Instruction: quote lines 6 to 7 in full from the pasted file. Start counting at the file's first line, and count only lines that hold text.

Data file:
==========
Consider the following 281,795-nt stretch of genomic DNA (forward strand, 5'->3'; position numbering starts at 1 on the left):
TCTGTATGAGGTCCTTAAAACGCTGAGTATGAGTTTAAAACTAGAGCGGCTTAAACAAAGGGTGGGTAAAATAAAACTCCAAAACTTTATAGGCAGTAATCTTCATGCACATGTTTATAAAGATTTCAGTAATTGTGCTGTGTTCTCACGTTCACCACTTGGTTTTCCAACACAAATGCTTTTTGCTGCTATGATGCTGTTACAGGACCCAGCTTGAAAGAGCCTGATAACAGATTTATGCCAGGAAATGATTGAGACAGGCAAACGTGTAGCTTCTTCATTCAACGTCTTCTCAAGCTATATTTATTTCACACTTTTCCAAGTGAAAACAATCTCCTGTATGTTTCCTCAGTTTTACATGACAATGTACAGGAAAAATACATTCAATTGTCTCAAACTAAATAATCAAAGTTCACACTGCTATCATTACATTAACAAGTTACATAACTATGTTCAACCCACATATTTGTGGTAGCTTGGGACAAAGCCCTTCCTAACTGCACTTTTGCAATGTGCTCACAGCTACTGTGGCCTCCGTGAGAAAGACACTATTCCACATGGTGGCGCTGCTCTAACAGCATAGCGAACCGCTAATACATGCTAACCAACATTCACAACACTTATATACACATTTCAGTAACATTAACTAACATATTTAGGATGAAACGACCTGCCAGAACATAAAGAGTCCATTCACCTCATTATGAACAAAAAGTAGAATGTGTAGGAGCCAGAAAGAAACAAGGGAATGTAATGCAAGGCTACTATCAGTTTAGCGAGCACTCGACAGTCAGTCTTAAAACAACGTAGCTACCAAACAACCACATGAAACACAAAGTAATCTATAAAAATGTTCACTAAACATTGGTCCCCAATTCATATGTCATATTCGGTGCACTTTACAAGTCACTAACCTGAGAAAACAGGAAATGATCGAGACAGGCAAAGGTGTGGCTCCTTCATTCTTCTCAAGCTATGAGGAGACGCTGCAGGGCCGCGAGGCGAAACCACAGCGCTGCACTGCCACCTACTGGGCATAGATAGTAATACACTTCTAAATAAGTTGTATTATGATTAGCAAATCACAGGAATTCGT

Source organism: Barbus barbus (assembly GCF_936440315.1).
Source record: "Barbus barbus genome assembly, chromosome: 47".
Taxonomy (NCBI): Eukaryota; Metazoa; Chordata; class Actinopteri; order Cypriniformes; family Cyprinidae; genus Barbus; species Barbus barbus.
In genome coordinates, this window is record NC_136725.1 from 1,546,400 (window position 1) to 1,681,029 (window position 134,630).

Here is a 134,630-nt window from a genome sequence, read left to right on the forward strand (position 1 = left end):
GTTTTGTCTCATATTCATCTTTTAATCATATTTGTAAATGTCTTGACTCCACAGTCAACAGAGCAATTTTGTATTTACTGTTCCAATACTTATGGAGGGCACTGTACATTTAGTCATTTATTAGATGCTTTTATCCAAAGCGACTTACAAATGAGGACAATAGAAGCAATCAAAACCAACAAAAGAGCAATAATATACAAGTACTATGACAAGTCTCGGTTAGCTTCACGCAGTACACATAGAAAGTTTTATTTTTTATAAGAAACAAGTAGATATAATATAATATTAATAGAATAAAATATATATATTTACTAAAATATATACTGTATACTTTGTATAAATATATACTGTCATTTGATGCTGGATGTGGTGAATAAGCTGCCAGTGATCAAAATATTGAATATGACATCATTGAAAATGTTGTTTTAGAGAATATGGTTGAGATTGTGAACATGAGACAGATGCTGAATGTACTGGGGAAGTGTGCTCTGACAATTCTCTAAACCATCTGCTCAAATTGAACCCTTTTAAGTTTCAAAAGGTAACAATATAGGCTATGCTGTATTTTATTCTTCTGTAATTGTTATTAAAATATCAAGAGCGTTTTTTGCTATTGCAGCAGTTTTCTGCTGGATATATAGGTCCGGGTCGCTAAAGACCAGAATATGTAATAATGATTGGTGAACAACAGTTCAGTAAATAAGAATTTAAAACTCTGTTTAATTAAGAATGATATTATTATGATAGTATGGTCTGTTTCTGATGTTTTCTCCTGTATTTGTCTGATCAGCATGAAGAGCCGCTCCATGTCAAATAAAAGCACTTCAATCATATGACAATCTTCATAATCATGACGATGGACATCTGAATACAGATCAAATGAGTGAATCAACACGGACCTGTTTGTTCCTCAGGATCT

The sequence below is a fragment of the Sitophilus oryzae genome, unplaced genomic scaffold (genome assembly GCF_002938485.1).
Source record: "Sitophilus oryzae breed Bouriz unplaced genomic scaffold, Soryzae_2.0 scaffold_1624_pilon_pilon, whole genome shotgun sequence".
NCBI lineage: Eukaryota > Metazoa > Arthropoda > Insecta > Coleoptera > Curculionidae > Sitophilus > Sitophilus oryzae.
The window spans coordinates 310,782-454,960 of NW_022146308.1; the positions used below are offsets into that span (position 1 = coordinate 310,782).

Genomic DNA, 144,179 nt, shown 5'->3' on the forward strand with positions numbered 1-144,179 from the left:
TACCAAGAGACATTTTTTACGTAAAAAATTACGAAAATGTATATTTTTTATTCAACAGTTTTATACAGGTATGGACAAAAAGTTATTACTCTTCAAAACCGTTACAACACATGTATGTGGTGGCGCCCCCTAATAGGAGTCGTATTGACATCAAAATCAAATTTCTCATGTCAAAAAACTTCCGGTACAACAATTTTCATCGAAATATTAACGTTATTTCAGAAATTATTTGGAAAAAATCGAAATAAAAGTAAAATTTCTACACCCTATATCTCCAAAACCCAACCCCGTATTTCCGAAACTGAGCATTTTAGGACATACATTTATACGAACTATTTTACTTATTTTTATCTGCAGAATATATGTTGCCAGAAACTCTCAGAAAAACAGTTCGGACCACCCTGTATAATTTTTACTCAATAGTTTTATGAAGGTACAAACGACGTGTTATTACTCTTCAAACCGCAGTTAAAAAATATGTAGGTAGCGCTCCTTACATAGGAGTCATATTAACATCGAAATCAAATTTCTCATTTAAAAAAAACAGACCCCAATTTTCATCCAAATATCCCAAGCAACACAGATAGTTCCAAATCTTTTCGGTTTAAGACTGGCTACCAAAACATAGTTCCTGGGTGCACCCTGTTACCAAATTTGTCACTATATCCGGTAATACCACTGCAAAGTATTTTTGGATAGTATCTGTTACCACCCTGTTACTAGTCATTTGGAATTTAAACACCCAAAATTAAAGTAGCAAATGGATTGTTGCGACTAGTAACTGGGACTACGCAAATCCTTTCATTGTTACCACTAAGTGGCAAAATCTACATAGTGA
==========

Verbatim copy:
In genome coordinates, this window is record NC_136725.1 from 1,546,400 (window position 1) to 1,681,029 (window position 134,630).

Here is a 134,630-nt window from a genome sequence, read left to right on the forward strand (position 1 = left end):